Key Takeaways:

  • What is an STP Broker?
  • How does straight-through processing work?
  • What are the advantages of using an STP broker?


What is the difference between an STP broker and an ECN broker? Often the best way to understand the differences between two convergent terms is to put them into a historical context. When it comes to explaining the difference between STP and an ECN broker, however, this is complicated by the fact that both terms are relatively new in the forex industry. STP (Straight-Through Processing) and ECN (Electronic Communication Network) are two distinct types of forex brokers that operate differently and offer their respective advantages and disadvantages to traders.

Both STP and ECN brokers emerged in the late 1990s and early 2000s, as the internet gave rise to the “era of electronic trading” and transformed how currencies were bought and sold. Prior to this, forex trading was primarily conducted over the telephone or via the intermediary of banks and other financial institutions, with limited access for individual retail traders.

With the rise of online trading platforms and electronic communication networks (ECNs), brokers were able to offer direct access to liquidity providers alongside more transparent pricing, leading to the development of the STP and ECN brokerage models. Since then, these models have become increasingly popular among forex traders, and many brokers now offer a range of different account types to cater to different trading styles and preferences.

STP and ECN Brokers Explained

Now, let us compare the different business models and advantages of these two types of brokers. A straight-through-processing (STP) forex broker acts as a middleman between the trader and liquidity providers. By using proprietary trading technology, an STP broker can automatically aggregate liquidity from multiple providers and offer competitive spreads and no-commission prices to its clients.

What is the difference between an STP broker and an ECN broker? An ECN broker, on the other hand, offers direct access to a global network of liquidity providers. This way, traders can still access deep liquidity and take advantage of real-time pricing and execution. Some ECN brokers operate as what is known as a “no-dealing-desk” (NDD) model. In other words, trades are executed without any interference or manipulation from the broker. In a nutshell, ECN brokers have no re-quotes, no dealer intervention, and often provide a range of advanced trading tools and platforms.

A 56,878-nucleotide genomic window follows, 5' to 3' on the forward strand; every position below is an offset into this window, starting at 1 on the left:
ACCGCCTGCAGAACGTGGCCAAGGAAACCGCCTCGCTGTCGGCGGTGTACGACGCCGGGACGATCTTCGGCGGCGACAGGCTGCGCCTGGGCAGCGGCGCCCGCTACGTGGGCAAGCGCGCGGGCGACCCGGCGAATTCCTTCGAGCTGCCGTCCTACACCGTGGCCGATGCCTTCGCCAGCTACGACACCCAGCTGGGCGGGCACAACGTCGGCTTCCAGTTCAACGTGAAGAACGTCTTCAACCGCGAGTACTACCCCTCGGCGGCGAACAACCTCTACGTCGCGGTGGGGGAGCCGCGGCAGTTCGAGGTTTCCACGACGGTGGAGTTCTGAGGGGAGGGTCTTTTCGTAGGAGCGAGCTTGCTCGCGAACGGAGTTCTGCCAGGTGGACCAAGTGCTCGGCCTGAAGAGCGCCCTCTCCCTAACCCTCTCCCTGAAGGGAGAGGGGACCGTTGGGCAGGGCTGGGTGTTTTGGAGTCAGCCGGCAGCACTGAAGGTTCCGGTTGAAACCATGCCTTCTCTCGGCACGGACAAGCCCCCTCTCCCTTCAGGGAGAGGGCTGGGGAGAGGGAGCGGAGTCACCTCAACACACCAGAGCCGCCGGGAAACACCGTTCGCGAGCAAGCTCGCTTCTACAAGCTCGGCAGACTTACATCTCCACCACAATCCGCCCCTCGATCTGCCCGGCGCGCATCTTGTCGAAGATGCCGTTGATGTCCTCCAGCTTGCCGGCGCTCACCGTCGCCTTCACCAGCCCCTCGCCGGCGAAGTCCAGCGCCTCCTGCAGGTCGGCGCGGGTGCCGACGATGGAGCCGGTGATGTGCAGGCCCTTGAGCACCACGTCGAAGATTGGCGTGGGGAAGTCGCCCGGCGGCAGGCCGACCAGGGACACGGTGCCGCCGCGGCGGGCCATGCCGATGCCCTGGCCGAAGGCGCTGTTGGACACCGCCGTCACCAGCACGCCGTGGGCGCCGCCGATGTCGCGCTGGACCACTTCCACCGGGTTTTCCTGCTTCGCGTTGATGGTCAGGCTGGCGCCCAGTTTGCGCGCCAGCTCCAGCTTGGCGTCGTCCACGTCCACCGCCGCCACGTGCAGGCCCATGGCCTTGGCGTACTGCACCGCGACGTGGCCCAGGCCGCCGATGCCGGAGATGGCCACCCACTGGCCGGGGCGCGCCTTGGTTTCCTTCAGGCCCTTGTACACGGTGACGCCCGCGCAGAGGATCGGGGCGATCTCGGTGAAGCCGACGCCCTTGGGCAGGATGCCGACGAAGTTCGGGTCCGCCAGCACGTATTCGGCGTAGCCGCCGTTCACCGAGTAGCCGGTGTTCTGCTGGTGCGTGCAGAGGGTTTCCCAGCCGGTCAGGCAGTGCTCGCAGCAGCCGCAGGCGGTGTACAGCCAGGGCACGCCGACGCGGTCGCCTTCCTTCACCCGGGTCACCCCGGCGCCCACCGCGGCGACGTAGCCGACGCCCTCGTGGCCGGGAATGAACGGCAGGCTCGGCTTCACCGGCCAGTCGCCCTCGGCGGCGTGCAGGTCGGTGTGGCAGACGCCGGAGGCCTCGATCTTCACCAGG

The Difference Between an STP and an ECN Broker

Another way to visualize the difference between an STP and an ECN broker is through a working example:

Imagine a trader who wants to buy 1 lot (100,000 units) of EUR/USD currency pair at a market price of 1.2000:

  • If the trader uses an STP broker, the broker will automatically route the order to the liquidity provider offering the best available price at that moment, which may be 1.2001. The broker could then mark up the spread by a few pips, such as 0.2 pips, and charge the trader a commission of, say, $5 per lot. The trader would end up paying 1.2001 + 0.2 pips, or 1.2003, plus the $5 commission, for a total cost of $15.
  • If the trader uses an ECN broker, the order would be routed to a network of liquidity providers, and the trader would be able to see the best available bid and ask prices in real time. In this scenario, the trader might see that the best available ask price is 1.2000 and the best available bid price is 1.1999. The trader would then place a limit order to buy at 1.2000, and the trade would be executed when a liquidity provider is willing to sell at that price. Let us state that the ECN broker charges the trader a commission of $7 per lot, that brings the total cost of the trade to $7.

This example highlights the key differences between STP and ECN brokers. STP brokers offer tighter spreads and lower commissions, yet they may not have the same level of transparency and liquidity as ECN brokers. ECN brokers, on the other hand, are considered to be more transparent with more direct access to liquidity but may charge higher commission fees. The choice of broker will depend on the trader’s specific needs and preferences, alongside their trading style and risk appetite.

In Summary:

STP Broker:

  1. An intermediary between traders and liquidity providers.
  2. Routes orders to the liquidity provider offering the best available price.
  3. Makes a profit by marking up the spread or charging a commission on each trade.
  4. Lower trading costs and tighter spreads.
  5. May have a minimum deposit requirement.

ECN Broker:

  1. Connects traders directly to a pool of liquidity providers.
  2. Traders have real-time access to the best available bid and ask prices.
  3. Commissions on each trade instead of marking up the spread.
  4. Potential better pricing and faster execution of trades.
  5. May have higher commission fees and require larger minimum deposits.

Which is Better: STP or ECN?

Both STP and ECN brokers can be described as having their advantages and disadvantages, and the choice between them will depend on a trader’s individual needs and preferences. Some traders prefer the lower costs and tighter spreads offered by STP brokers, while others value the transparency and direct access to liquidity provided by ECN brokers. The choice between an STP and an ECN broker will depend on a trader’s preferences of trading style, account size, and desired level of transparency and control. Ultimately, traders need to research accordingly and choose a broker that best fits their trading approach and goals.

Ready to take the challenge? Sign Up Now.